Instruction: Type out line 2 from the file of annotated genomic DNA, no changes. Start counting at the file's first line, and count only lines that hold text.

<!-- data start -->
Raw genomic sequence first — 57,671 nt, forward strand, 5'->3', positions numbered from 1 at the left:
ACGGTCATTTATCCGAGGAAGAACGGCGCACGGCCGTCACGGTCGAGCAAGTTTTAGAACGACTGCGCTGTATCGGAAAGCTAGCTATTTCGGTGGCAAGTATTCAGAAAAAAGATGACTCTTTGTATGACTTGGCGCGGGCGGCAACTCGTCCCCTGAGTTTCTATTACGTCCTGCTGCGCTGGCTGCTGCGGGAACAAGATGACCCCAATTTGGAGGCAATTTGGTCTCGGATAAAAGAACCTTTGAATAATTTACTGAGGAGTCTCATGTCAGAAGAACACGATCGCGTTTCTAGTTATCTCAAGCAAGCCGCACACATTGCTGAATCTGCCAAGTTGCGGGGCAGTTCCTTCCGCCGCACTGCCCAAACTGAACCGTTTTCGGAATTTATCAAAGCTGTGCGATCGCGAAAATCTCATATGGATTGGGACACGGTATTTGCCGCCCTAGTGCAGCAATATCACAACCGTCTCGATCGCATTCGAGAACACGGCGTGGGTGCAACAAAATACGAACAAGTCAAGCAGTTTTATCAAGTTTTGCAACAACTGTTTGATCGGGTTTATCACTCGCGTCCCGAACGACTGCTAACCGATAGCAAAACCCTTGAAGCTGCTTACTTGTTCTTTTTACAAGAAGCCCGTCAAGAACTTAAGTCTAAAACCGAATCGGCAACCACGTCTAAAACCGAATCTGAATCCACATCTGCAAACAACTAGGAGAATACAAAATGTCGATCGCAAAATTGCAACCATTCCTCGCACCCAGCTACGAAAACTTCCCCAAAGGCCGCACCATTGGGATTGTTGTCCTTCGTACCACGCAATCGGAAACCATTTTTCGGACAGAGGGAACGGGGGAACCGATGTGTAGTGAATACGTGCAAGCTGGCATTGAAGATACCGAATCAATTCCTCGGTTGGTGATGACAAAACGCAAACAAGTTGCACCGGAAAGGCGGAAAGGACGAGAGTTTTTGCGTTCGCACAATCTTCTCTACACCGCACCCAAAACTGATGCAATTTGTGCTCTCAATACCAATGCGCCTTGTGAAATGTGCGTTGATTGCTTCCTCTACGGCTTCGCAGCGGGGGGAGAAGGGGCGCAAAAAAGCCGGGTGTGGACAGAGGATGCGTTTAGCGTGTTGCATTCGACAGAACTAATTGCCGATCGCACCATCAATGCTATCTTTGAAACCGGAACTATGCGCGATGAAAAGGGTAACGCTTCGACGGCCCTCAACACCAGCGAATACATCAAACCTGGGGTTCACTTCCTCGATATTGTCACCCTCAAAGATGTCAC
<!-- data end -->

ACGGTCATTTATCCGAGGAAGAACGGCGCACGGCCGTCACGGTCGAGCAAGTTTTAGAACGACTGCGCTGTATCGGAAAGCTAGCTATTTCGGTGGCAAGTATTCAGAAAAAAGATGACTCTTTGTATGACTTGGCGCGGGCGGCAACTCGTCCCCTGAGTTTCTATTACGTCCTGCTGCGCTGGCTGCTGCGGGAACAAGATGACCCCAATTTGGAGGCAATTTGGTCTCGGATAAAAGAACCTTTGAATAATTTACTGAGGAGTCTCATGTCAGAAGAACACGATCGCGTTTCTAGTTATCTCAAGCAAGCCGCACACATTGCTGAATCTGCCAAGTTGCGGGGCAGTTCCTTCCGCCGCACTGCCCAAACTGAACCGTTTTCGGAATTTATCAAAGCTGTGCGATCGCGAAAATCTCATATGGATTGGGACACGGTATTTGCCGCCCTAGTGCAGCAATATCACAACCGTCTCGATCGCATTCGAGAACACGGCGTGGGTGCAACAAAATACGAACAAGTCAAGCAGTTTTATCAAGTTTTGCAACAACTGTTTGATCGGGTTTATCACTCGCGTCCCGAACGACTGCTAACCGATAGCAAAACCCTTGAAGCTGCTTACTTGTTCTTTTTACAAGAAGCCCGTCAAGAACTTAAGTCTAAAACCGAATCGGCAACCACGTCTAAAACCGAATCTGAATCCACATCTGCAAACAACTAGGAGAATACAAAATGTCGATCGCAAAATTGCAACCATTCCTCGCACCCAGCTACGAAAACTTCCCCAAAGGCCGCACCATTGGGATTGTTGTCCTTCGTACCACGCAATCGGAAACCATTTTTCGGACAGAGGGAACGGGGGAACCGATGTGTAGTGAATACGTGCAAGCTGGCATTGAAGATACCGAATCAATTCCTCGGTTGGTGATGACAAAACGCAAACAAGTTGCACCGGAAAGGCGGAAAGGACGAGAGTTTTTGCGTTCGCACAATCTTCTCTACACCGCACCCAAAACTGATGCAATTTGTGCTCTCAATACCAATGCGCCTTGTGAAATGTGCGTTGATTGCTTCCTCTACGGCTTCGCAGCGGGGGGAGAAGGGGCGCAAAAAAGCCGGGTGTGGACAGAGGATGCGTTTAGCGTGTTGCATTCGACAGAACTAATTGCCGATCGCACCATCAATGCTATCTTTGAAACCGGAACTATGCGCGATGAAAAGGGTAACGCTTCGACGGCCCTCAACACCAGCGAATACATCAAACCTGGGGTTCACTTCCTCGATATTGTCACCCTCAAAGATGTCAC